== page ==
Do 40% of Gun Purchases Really Escape Background Checks?

If you buy a firearm at the local sporting goods store, pawn shop, or other licensed gun seller, you have to submit to a background check. It doesn’t usually take very long, and it’s essentially filling out a form plus a phone call to the FBI’s NICS system to make sure that you’re not a felon or other person who ought not own a firearm. The screening could probably use a database upgrade and a tech upgrade to be able to handle a higher call volume, but it basically works. You also have to go through the background check if you buy a gun off the internet, at or similar site.


President Obama wants background checks expanded, so that even if you buy a gun from a private citizen who does not make their living selling firearms, you would have to submit to a background check. He and others sympathetic to increasing gun control cite a statistic that on its face sounds alarming: That 40% of all gun purchases in the US happen among private citizens and therefore outside the background check system. That’s the so-called “gun show loophole,” which gets touted even though the vast majority of sales that happen at gun shows involve licensed dealers and, therefore, background checks.

Well, John Fund took a look at the alarming 40% stat. There’s less to it than meets the eye.

The dubious statistic of guns that avoided background checks — which is actually 36 percent — comes from a small 251-person survey on gun sales two decades ago, very early in the Clinton administration. Most of the survey covered sales before the Brady Act instituted mandatory federal background checks in early 1994.

If that alone didn’t make the number invalid, the federal survey simply asked buyers if they thought they were buying from a licensed firearms dealer. While all Federal Firearm Licensees do background checks, only those perceived as being FFLs were counted. Yet, there is much evidence that survey respondents who went to the smallest FFLs, especially the “kitchen table” types, had no idea that the dealer was actually “licensed.” Many buyers seemed to think that only “brick and mortar” stores were licensed dealers, and so the survey underestimating the number of sales covered by the checks.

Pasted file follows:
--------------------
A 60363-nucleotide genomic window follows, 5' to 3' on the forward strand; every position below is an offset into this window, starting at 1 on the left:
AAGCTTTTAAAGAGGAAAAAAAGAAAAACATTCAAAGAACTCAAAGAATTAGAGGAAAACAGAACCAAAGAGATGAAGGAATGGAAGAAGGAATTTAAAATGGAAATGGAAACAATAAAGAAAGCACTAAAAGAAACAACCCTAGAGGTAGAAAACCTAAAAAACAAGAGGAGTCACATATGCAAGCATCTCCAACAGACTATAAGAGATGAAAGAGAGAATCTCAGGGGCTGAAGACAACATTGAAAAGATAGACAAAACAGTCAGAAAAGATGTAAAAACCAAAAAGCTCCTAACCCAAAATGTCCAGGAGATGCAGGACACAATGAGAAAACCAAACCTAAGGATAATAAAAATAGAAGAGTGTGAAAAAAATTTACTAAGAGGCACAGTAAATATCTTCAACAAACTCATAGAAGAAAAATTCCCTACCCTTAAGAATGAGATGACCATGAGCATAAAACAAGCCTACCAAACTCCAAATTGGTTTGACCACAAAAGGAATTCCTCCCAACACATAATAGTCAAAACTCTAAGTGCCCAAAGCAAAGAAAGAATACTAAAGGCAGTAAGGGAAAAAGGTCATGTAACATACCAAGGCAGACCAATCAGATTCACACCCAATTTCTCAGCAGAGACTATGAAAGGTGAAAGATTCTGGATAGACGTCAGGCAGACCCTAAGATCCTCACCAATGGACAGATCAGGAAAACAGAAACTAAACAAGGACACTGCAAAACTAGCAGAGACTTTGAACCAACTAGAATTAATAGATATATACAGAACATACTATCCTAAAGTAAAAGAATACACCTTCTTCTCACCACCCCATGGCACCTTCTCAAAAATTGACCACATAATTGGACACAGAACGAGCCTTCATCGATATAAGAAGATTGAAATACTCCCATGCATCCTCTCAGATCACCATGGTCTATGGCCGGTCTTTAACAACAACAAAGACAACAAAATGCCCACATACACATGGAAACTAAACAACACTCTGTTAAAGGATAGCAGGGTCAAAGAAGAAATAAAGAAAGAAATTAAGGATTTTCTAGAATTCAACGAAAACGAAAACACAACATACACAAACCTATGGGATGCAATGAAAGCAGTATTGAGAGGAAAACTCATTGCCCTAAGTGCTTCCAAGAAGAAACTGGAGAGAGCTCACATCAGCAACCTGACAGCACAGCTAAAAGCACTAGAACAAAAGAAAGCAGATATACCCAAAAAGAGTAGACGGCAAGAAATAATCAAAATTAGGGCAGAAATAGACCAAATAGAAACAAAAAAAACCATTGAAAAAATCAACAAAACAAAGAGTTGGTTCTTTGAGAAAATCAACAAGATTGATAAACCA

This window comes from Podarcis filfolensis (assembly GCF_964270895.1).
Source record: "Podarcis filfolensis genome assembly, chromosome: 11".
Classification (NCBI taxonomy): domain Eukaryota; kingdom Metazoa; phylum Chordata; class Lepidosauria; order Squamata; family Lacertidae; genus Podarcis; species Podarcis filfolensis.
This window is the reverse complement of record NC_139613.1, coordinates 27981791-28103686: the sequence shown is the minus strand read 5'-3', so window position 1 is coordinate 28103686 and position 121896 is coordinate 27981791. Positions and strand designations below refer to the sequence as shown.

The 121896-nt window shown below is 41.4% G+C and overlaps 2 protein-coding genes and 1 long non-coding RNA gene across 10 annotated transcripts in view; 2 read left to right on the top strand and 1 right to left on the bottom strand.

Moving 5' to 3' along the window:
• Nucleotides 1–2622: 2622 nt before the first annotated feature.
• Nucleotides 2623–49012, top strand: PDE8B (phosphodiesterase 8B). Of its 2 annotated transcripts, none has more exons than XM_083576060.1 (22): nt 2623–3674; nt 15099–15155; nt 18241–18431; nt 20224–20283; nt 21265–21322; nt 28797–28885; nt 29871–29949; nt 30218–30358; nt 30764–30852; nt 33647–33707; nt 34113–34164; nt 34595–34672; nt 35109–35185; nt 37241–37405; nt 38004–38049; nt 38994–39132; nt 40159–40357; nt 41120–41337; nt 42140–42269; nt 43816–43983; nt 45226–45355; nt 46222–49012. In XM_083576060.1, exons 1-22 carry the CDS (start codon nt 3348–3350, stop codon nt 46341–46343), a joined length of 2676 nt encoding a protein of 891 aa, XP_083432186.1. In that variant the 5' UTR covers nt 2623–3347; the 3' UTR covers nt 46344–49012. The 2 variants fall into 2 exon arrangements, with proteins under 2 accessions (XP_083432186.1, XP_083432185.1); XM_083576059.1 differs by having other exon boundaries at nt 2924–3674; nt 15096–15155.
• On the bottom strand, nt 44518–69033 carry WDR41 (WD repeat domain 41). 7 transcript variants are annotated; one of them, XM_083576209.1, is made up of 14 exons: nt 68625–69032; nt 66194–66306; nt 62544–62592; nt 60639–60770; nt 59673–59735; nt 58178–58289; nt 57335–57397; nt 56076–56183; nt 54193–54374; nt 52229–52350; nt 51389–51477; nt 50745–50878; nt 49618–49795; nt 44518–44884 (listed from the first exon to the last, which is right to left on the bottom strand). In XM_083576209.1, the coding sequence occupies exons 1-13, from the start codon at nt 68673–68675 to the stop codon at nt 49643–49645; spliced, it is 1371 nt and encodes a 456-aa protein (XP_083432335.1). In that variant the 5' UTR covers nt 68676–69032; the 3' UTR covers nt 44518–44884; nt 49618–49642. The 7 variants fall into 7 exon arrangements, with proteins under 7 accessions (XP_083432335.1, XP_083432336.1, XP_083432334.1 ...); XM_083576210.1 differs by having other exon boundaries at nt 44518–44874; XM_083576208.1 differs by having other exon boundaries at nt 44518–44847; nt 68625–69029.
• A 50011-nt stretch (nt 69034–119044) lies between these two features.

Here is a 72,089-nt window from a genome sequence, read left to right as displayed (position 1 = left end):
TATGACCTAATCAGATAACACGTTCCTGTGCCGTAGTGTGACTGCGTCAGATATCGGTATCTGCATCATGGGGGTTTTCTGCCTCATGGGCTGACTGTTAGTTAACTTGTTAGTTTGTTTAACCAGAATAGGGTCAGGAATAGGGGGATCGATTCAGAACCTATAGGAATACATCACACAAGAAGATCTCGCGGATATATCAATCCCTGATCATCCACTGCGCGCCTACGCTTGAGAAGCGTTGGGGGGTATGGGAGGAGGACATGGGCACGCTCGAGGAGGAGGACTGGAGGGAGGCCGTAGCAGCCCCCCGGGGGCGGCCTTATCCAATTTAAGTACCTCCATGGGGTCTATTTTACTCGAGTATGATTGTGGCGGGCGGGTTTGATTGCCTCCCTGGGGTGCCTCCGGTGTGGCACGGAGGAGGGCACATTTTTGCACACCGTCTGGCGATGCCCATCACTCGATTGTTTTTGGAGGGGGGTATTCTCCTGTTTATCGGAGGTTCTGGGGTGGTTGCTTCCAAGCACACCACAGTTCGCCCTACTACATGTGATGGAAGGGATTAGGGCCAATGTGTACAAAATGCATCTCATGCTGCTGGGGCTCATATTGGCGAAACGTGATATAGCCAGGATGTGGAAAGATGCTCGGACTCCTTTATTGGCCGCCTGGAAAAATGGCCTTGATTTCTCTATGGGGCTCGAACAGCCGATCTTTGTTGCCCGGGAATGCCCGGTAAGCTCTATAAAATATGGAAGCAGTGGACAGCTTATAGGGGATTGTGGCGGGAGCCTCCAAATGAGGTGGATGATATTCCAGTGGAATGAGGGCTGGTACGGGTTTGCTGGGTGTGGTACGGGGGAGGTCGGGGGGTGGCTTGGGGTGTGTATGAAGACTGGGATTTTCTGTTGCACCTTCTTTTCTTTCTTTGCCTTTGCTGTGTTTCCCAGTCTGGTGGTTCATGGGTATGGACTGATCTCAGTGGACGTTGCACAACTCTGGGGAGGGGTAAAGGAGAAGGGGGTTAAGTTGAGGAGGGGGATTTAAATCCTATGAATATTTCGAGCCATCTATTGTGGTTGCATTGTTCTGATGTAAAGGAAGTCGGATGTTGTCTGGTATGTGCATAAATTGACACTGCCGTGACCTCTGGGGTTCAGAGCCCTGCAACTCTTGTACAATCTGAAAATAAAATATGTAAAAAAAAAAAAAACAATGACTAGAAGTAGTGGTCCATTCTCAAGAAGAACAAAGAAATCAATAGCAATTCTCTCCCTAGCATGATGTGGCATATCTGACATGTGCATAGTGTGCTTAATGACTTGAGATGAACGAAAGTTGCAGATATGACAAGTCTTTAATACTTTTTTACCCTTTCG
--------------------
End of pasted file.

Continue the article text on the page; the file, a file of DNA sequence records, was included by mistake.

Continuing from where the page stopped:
Another reason for the high number is that it includes guns transferred as inheritances or as gifts from family members. Even President Obama’s background proposal excludes almost all of those transfers.

If you look at guns that were bought, traded, borrowed, rented, issued as a requirement of the job, or won through raffles, 85 percent went through Federal Firearm Licensees and would have been subject to a background check. Only 15 percent would have been transferred without a background check.


More at the link. It also turns out that when the background check system flags a buyer as a potential problem, it’s almost always a case of mistaken identity. If we task non-professionals with running the checks, we may end up increasing the number of false positives.

We cannot have a mature national conversation about all of this when one side can’t even get their terminology straight and keeps resorting to bogus statistics to make their case. Anyone who knows the difference between a clip and a magazine, and who knows that no sane military would send soldiers into battle armed with the AR15 because it is not truly a military weapon, can’t take the other side’s honesty at face value. When they go on about how awful and powerful semiautomatic weapons are because their clips hold too many bullets, they sound like idiots.


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